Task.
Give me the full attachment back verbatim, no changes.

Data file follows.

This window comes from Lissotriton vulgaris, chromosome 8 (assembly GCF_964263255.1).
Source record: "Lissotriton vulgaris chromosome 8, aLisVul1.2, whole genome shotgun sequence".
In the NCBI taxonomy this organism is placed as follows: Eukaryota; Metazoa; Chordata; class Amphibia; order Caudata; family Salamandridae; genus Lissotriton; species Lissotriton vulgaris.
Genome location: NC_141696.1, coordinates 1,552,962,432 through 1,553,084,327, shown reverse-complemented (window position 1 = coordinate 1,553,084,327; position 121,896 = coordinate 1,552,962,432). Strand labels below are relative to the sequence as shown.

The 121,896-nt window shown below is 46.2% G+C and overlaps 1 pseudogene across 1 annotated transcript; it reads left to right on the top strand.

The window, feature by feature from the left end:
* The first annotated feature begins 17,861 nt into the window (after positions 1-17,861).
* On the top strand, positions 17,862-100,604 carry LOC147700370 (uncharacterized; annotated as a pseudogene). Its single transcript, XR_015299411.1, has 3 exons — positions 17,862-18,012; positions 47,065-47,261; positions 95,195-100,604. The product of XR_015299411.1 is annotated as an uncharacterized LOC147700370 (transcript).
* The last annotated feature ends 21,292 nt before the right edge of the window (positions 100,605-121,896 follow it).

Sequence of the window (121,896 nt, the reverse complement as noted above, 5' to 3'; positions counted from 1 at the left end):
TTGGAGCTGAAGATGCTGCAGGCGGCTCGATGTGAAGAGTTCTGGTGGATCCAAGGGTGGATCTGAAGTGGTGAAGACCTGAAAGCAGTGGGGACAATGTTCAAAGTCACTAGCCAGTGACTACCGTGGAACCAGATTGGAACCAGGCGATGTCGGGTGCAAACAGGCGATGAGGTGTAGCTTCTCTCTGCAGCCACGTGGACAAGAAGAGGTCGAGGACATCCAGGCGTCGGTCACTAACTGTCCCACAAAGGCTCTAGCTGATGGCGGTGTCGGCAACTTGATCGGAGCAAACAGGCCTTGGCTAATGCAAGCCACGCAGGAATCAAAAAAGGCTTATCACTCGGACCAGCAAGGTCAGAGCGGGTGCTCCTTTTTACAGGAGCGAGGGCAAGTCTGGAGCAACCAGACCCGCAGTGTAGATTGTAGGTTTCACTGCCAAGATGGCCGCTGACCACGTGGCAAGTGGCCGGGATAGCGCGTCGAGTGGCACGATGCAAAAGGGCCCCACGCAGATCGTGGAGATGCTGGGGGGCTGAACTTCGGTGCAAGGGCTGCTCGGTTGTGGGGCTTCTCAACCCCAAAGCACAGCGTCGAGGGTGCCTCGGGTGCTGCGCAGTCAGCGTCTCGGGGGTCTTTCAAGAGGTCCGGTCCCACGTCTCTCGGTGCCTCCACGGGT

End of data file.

This window comes from Lissotriton vulgaris, chromosome 8 (assembly GCF_964263255.1).
Source record: "Lissotriton vulgaris chromosome 8, aLisVul1.2, whole genome shotgun sequence".
In the NCBI taxonomy this organism is placed as follows: Eukaryota; Metazoa; Chordata; class Amphibia; order Caudata; family Salamandridae; genus Lissotriton; species Lissotriton vulgaris.
Genome location: NC_141696.1, coordinates 1,552,962,432 through 1,553,084,327, shown reverse-complemented (window position 1 = coordinate 1,553,084,327; position 121,896 = coordinate 1,552,962,432). Strand labels below are relative to the sequence as shown.

The 121,896-nt window shown below is 46.2% G+C and overlaps 1 pseudogene across 1 annotated transcript; it reads left to right on the top strand.

The window, feature by feature from the left end:
* The first annotated feature begins 17,861 nt into the window (after positions 1-17,861).
* On the top strand, positions 17,862-100,604 carry LOC147700370 (uncharacterized; annotated as a pseudogene). Its single transcript, XR_015299411.1, has 3 exons — positions 17,862-18,012; positions 47,065-47,261; positions 95,195-100,604. The product of XR_015299411.1 is annotated as an uncharacterized LOC147700370 (transcript).
* The last annotated feature ends 21,292 nt before the right edge of the window (positions 100,605-121,896 follow it).

Sequence of the window (121,896 nt, the reverse complement as noted above, 5' to 3'; positions counted from 1 at the left end):
TTGGAGCTGAAGATGCTGCAGGCGGCTCGATGTGAAGAGTTCTGGTGGATCCAAGGGTGGATCTGAAGTGGTGAAGACCTGAAAGCAGTGGGGACAATGTTCAAAGTCACTAGCCAGTGACTACCGTGGAACCAGATTGGAACCAGGCGATGTCGGGTGCAAACAGGCGATGAGGTGTAGCTTCTCTCTGCAGCCACGTGGACAAGAAGAGGTCGAGGACATCCAGGCGTCGGTCACTAACTGTCCCACAAAGGCTCTAGCTGATGGCGGTGTCGGCAACTTGATCGGAGCAAACAGGCCTTGGCTAATGCAAGCCACGCAGGAATCAAAAAAGGCTTATCACTCGGACCAGCAAGGTCAGAGCGGGTGCTCCTTTTTACAGGAGCGAGGGCAAGTCTGGAGCAACCAGACCCGCAGTGTAGATTGTAGGTTTCACTGCCAAGATGGCCGCTGACCACGTGGCAAGTGGCCGGGATAGCGCGTCGAGTGGCACGATGCAAAAGGGCCCCACGCAGATCGTGGAGATGCTGGGGGGCTGAACTTCGGTGCAAGGGCTGCTCGGTTGTGGGGCTTCTCAACCCCAAAGCACAGCGTCGAGGGTGCCTCGGGTGCTGCGCAGTCAGCGTCTCGGGGGTCTTTCAAGAGGTCCGGTCCCACGTCTCTCGGTGCCTCCACGGGT